19. Content Article
    The Healthcare Safety Investigation Branch (HSIB) held a webinar on 12 May to discuss asthma management in children, to support the launch of their recent publication: Management of chronic asthma in children aged 16 years and under. For those of you who missed the event, HSIB have made available the webinar recording, presentation slides and Q&As.
  20. Content Article
    This self-assessment tool has been developed by the British Lung Foundation for people with Long Covid symptoms. It aims to help patients identify and prioritise their needs, signposts them to further information and outlines the help they should get in dealing with Long Covid. It is anonymous and takes 5-10 minutes to complete. Patients can also print out their answers and share them with healthcare professionals an employers to clearly highlight an individual's needs.
  21. Content Article
    This report from Asthma + Lung UK highlights that lung diseases such as COPD, asthma and pneumonia are the third leading cause of death in England, whilst the UK as a whole has the worst death rate from lung disease in Europe. Hospital admissions for lung diseases have doubled in the last 20 years and lack of proper testing for lung diseases is having an impact on patient safety, as GPs have to "guess" diagnoses. The report highlights three areas where policy changes should be implemented in order to improve care for people affected, reduce pressure on services and deliver massive savings for the NHS: Diagnosing lung disease early and accurately  Keeping people healthy and out of hospital Providing treatments that work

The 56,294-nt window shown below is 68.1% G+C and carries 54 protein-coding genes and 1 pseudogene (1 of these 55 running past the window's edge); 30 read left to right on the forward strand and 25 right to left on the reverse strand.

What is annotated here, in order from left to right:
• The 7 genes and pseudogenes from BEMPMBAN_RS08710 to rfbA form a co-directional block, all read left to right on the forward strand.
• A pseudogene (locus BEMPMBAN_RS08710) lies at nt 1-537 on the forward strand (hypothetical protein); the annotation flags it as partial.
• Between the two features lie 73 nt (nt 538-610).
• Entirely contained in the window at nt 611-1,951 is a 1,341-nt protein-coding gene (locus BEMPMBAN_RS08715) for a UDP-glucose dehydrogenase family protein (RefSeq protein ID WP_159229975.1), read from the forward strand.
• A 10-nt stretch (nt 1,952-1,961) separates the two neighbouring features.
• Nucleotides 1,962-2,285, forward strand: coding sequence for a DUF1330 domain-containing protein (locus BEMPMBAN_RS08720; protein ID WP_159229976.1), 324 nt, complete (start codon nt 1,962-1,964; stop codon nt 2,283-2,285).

22. News Article
    A promise to ensure that people with severe asthma and smokers who want to quit can get the drugs they need has been broken by ministers and the NHS, a health service report reveals. Health charities criticised the persistent lack of access to vital medications for patients in England as very worrying and warned that it could damage the health of those affected. In 2019 the Department of Health and Social Care (DHSC), NHS England, Association of the British Pharmaceutical Industry (ABPI) and makers of branded medicines signed an agreement, called the voluntary scheme, to increase the number of patients able to obtain cost-effective medicines on the NHS. It covered five key areas of disease in which receipt of drugs would result in “high health gain”. These were cystic fibrosis, severe asthma, stopping smoking by using the drug varenicline, hepatitis C and atrial fibrillation and thromboembolism. However, a report which NHS England commissioned – but has not published – shows that while the target has been met for cystic fibrosis and hepatitis C, it has been missed for severe asthma and smokers seeking to quit using varenicline. It compares England’s progress against that in 10 other European countries, including France, Spain and Italy. “It’s deeply concerning that England languishes near the bottom of the league table for uptake of biologic treatments for severe asthma, the deadliest form of the condition,” said Alison Cook, the director of external affairs at Asthma UK and the British Lung Foundation. Read full story Source: The Guardian, 20 December 2021
  23. News Article